CLIMBS: Three peaks surrounding the Ishinca watershed.
Urus Este: 5495 meters/18,024 feet. We gathered snow samples and took a CO2 sample fro the summit.
Ishinca: 5530 meters/18,138 feet. The team completed a traverse north to south with snow samples collected to assay for black carbon, metals, and dust.
Tocllaraju: 6034 meters/19,792 feet. Our attempt was thwarted by bad weather and avalanche hazard. Two team members reached the high moraine camp at 5100 meters and were able to collect CO2 samples.
SCIENCE PROGRAM FOCUS:
Our Ishinca Valley work up high was dominated by CO2 sampling. As we journey tomorrow into the Llaca valley we will shift to water quality. We have been asked by all local stakeholders including the Huascaran National Park and UNASAM (the university in Huaraz) to survey the upper watershed. Most water quality work in this region has been done on the rivers and streams at elevations below 11,000 feet so our work will add a dimension of useful data.
FIELD WORK ACCOMPLISHED:
CO2 samples: CO2 production may be affected by glacial albedo although little is currently known about this process. We collected samples simultaneously from the city of Huaraz (10,000 feet) and Ishinca base camp and at the Tocllaraju glacier camp at 5120 meters. Benny also took spectral measurements concurrent with the CO2 observations.
Snow samples: Carl got 19 large ziplock bags of snow from measured intervals on the peaks, including summits, from 5000 to 5700 meters, elevations comparable to those we sampled on our 2011 expedition. We melted and filtered these at base camp and they will be analyzed using five different methods to determine chemical composition as well as heating capacity. (Note: accumulations of black carbon can accelerate glacial mass loss.)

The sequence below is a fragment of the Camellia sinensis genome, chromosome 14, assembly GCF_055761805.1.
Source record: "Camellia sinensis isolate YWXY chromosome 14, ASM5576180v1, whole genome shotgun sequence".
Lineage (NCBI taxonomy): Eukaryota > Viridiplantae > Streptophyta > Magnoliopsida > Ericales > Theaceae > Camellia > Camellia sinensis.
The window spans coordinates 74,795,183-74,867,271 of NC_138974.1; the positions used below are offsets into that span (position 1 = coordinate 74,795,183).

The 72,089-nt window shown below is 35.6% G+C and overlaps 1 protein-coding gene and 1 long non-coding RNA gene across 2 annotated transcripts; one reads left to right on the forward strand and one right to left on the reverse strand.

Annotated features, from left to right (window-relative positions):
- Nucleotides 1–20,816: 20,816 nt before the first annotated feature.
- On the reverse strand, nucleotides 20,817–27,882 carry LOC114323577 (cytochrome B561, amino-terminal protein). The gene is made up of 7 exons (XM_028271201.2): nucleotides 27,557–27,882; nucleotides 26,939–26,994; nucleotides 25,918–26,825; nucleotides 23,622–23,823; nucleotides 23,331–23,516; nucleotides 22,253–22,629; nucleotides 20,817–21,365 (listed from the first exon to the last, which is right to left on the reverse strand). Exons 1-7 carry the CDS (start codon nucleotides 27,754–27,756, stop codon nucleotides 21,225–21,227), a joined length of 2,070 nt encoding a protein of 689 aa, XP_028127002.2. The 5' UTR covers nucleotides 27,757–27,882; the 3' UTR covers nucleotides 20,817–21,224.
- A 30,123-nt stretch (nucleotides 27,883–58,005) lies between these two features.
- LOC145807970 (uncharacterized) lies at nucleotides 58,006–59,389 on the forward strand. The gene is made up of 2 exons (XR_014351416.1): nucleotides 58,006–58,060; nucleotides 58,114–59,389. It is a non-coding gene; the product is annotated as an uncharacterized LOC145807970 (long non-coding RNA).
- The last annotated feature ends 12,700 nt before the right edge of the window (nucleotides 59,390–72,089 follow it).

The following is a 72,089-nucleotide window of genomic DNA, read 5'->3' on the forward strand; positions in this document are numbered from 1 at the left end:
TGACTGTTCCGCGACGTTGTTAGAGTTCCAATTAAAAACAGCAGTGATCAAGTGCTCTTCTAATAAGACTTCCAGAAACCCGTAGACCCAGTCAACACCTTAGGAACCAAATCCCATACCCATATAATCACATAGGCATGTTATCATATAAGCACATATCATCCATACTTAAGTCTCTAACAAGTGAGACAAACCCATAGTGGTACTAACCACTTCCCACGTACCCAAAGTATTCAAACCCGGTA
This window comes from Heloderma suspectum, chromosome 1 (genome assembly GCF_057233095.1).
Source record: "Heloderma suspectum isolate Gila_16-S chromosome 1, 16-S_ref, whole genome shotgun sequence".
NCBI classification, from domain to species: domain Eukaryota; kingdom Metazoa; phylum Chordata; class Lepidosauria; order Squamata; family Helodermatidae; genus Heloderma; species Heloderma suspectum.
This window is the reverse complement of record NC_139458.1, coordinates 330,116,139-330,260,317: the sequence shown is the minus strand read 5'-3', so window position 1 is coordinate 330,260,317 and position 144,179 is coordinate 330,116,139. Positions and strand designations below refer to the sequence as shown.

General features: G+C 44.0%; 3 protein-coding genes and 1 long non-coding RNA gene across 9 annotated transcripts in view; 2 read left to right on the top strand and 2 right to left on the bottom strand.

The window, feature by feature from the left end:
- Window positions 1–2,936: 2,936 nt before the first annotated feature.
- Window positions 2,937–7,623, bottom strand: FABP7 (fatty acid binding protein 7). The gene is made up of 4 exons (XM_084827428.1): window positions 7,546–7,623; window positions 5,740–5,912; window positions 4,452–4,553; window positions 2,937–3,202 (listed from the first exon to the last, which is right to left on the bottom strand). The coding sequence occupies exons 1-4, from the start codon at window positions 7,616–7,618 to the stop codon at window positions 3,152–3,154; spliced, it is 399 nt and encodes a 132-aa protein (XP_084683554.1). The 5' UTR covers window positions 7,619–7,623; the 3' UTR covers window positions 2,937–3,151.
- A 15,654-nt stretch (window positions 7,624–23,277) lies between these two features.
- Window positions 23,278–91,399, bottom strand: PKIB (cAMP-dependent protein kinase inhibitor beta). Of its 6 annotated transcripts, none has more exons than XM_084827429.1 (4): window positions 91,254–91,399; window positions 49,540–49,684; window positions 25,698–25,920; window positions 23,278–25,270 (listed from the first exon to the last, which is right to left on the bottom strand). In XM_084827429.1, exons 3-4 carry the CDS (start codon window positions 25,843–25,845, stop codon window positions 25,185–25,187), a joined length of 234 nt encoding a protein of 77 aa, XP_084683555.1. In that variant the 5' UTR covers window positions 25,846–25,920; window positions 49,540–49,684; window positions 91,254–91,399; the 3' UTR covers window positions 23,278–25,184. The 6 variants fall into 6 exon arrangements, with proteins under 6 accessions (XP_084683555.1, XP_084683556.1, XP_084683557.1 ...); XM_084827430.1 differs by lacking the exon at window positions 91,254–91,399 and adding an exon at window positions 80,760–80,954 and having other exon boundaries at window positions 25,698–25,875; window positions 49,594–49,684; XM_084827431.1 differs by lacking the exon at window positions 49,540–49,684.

Spectra: Benny and Pat got their field protocol for spectra substantially streamlined during this trip. They obtained reference visible light reference spectra (light intensity at different colors) of snow, rock (granite), trees, shrubs, and grass. These will be used as reference for informing John’s remote (satellite) sensing data. Benny and Pat got snow albedo measurements on the Tocllaraju glacier camp to relate this to black carbon content. A key question to answer is the relative contribution of Pacific vs. Amazon sources for particles. The sun spectra vary as a function of particles and gases in the atmosphere – thus getting that data can help us understand local conditions.
Ground Control Points: John delineated Polylepis forest patches above 4100 meters and got ground control points for the whole of the Ishinca Valley. He did not see any evidence of fire, one of the key research tracks for our program.
Vegetation plots: Rebecca, assisted by Kate and Carl, established a total of 12 monitoring plots above 4100 meters. These plots will help us understand how species richness and diversity in this unique ecosystem have changed over time as endangered Polylepis forests retreat due to overgrazing as well as help us track shifts in the distribution of vegetation over time with increasing temperatures.